Like cucumbers, I don't vary my squash much. That's mostly because plain old zucchini is the only squash my family will eat. Last year, I grew both this Plato and Costa Romanesco. I found the Costa Romanesco even more productive. The problem was, the leaves are very spiny and I got tired of scratching the heck out of my arms just trying to cut off a fruit. So this year it will be these Plato and only these Plato.

Which brings me to the queen of everyone's garden: Tomatoes

I grew these Juliets last year thinking they were Roma tomatoes.  They're actually salad tomatoes, which was a disappointment to me at first.  I'm not a fan of cherries and small tomatoes.  I find them a pain in the butt to pick, they drop (which means they'll seed themselves next year if I'm not diligent about cleaning them up), and there's not a whole lot I can do with them besides eat them whole.

However, after a year of having them I couldn't bring myself to abandon them in 2012. They really were handy for salads, and I found myself snacking on them a lot, which is great for one's waistline. So they'll be back again for a repeat.

Also back are these Moskvich.  They were my earliest tomatoes in 2011 and had good flavor and production.  And since I've still got leftover seeds, I'll use them up.

Big Beef are another return from 2011.  The plants I grew last year didn't produce any useable fruit because I'd planted them in wine barrels that didn't get the sun I'd hoped.  I'm going to give this variety a try in the ground and hope for better results.

Despite a late start in 2011, these Brandywine gave me some wonderful fruit.  The plants suffered from black spot, so my plan is to take better preventative measures and hope for even better results next summer.

I'm adding two new varieties this year:  Cherokee Purple got raves from people who have shorter, foggier summers.  They are another early variety.

And Prudens Purple got good rankings from the same group of people.  It's another early variety and that is this year's theme.  I'm going heavier on the early tomatoes since I'm not expecting any long hot summers in our future.  We'll see how they do!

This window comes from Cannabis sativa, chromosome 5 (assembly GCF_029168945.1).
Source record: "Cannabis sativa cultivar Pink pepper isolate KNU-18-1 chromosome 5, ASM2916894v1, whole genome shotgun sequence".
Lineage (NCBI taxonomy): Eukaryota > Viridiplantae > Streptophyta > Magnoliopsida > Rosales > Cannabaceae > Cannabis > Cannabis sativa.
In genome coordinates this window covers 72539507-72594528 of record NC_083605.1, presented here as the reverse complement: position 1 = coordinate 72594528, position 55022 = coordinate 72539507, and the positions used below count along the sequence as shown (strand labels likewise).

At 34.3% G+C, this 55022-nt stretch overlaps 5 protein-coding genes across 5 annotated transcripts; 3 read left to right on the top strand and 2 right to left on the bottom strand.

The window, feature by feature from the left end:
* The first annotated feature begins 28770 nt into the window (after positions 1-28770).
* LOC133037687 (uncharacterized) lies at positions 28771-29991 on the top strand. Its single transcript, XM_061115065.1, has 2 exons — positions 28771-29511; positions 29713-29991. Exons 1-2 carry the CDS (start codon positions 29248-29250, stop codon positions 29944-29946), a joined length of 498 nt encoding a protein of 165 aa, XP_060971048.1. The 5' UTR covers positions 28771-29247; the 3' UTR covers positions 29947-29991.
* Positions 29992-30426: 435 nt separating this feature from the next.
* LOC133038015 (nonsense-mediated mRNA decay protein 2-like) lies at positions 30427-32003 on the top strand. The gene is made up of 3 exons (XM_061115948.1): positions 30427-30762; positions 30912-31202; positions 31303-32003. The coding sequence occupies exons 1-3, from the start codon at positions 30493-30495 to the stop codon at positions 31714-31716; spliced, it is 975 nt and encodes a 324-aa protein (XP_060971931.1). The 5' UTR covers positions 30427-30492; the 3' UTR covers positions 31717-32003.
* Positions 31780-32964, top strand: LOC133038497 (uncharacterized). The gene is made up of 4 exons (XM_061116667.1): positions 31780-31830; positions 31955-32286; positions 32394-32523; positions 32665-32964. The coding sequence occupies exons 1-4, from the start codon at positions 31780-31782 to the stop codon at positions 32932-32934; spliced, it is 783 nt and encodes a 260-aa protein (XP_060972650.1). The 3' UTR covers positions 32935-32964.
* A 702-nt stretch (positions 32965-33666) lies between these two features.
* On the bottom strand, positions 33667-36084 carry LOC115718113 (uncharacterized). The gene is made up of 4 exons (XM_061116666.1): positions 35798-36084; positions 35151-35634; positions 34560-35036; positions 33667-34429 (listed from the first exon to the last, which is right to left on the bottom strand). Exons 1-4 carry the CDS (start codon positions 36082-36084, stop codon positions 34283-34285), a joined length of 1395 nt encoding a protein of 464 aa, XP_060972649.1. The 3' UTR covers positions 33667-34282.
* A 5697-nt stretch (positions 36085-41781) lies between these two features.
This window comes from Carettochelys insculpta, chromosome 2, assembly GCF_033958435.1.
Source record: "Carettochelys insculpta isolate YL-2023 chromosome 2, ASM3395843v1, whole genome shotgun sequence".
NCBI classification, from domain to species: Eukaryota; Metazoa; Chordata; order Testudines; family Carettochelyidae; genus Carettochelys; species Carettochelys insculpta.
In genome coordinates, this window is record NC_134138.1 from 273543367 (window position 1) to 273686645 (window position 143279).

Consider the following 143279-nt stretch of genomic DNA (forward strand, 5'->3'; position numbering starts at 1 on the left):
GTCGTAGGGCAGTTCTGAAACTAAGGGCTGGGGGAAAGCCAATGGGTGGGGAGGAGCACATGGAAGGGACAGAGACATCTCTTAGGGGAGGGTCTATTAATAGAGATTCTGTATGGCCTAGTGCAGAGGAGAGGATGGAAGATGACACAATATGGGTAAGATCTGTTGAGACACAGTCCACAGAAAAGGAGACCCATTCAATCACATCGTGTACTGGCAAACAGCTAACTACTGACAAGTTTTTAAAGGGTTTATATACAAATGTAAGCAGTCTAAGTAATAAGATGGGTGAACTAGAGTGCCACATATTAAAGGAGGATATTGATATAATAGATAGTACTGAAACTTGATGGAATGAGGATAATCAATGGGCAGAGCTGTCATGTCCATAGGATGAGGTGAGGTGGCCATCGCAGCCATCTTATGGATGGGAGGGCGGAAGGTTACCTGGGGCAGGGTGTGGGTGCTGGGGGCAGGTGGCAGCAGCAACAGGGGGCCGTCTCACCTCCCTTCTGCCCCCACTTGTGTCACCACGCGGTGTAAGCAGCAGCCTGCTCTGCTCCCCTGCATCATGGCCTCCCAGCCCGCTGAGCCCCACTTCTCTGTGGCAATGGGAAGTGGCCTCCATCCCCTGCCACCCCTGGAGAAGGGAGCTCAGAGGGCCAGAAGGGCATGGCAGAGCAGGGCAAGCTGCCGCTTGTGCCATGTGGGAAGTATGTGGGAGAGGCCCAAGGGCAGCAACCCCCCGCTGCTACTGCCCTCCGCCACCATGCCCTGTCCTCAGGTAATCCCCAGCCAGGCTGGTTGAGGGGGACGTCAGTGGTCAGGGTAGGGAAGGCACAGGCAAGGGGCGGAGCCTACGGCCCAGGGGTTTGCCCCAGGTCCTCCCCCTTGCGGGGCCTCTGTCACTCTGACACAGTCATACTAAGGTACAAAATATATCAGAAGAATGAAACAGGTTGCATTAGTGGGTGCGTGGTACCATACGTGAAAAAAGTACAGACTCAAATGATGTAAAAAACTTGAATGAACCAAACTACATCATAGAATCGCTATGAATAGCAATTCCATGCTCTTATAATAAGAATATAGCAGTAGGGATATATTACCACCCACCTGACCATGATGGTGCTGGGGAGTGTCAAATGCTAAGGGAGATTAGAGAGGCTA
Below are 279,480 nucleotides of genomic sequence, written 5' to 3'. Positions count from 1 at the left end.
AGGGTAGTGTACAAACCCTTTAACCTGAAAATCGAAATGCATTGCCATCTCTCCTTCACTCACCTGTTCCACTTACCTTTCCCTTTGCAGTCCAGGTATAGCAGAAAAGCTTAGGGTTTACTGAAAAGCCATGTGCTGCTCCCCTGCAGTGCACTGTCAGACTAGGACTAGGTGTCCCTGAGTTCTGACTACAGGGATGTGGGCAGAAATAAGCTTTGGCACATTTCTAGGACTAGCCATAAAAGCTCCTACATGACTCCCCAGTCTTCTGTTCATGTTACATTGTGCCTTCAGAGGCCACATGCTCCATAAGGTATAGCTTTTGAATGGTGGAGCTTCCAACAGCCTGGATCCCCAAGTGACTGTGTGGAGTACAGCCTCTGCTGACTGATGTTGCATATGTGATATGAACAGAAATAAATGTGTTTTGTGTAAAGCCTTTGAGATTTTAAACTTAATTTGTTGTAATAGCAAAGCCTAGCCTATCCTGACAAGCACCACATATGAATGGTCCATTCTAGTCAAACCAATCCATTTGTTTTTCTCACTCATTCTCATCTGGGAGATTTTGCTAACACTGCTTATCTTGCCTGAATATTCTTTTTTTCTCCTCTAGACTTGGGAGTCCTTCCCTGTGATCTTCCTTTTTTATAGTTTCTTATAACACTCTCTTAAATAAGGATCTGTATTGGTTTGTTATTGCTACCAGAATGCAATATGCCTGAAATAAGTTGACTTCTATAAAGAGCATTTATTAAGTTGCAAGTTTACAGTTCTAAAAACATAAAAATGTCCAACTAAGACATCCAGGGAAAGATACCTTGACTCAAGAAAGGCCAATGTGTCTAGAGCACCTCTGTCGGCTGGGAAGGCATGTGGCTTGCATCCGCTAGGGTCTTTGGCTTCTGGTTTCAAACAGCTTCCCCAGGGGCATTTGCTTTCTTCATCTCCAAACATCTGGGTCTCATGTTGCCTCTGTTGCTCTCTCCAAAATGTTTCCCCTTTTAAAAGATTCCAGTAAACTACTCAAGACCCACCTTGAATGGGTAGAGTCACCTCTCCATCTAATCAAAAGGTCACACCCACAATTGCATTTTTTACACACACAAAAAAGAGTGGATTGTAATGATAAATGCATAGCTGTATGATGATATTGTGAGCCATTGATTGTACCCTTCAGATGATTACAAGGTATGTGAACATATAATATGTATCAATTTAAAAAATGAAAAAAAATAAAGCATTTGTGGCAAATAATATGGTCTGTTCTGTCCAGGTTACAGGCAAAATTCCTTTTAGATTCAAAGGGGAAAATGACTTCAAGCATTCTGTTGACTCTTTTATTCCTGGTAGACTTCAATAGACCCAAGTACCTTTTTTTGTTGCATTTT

My 2012 Garden Planting Calendar

I'm a data analyst, so it's not surprising that I've spent the last two years experimenting with my vegetable garden and recording the results. Lots of effort went into seeing how far I can stretch my growing season, and I think in these two years, I've got a general idea of where my limits are now.

With everything I planted, I recorded it into a spreadsheet and gave each trial a final grade when all was said and done. What came out of that two year experiment was this garden planting calendar that I'll be using for 2012:

1st Start broccoli seeds (Gypsy)

Start cabbage seeds

Start bok choi for barrels

1st Transplant broccoli, cabbage and bok choi
15th Plant English peas (cover for frost)

1st Start tomato seeds

Start pepper seeds


15th Plant pole beans

Plant carrot seeds

Plant zucchini seeds

Plant cucumber seeds

Transplant tomatoes, peppers

15th Plant pole beans (optional)

1st Plant pole bans (optional)
15th Start broccoli seeds (Arcadia, Marathon)

Start cabbage seeds

Plant carrot seeds
15th Plant snow peas

Transplant broccoli, cabbage (cover for shade)

I confess, I'm looking forward to having a schedule to stick to this year. It's going to be much easier. I won't be spending a lot of time planting things that ended up as little more than bug food. And I can stop constantly pouring through my gardening books, looking for what I can try planting every couple of weeks. 2012 is going to be a much simpler year. I'm trying a few new varieties of tomato, and a new specialty variety of sweet pepper. But besides that, this will be a year I do a little more relaxing.  Now, I just hope the weather doesn't throw me a giant curve!

Sunday, November 27, 2011

Prepping a Fall Bed

This was an easy little project that will reap a big payoff in the spring. To start, I raked up leaves from my back yard and spread them over an empty bed. Tossed in some spent coffee grounds I've been collecting, and whatever other garden waste I had on hand:

Cover that with newspaper and soak good:

Cover that with steer manure (I actually need to buy a second bag since what I have here isn't quite enough):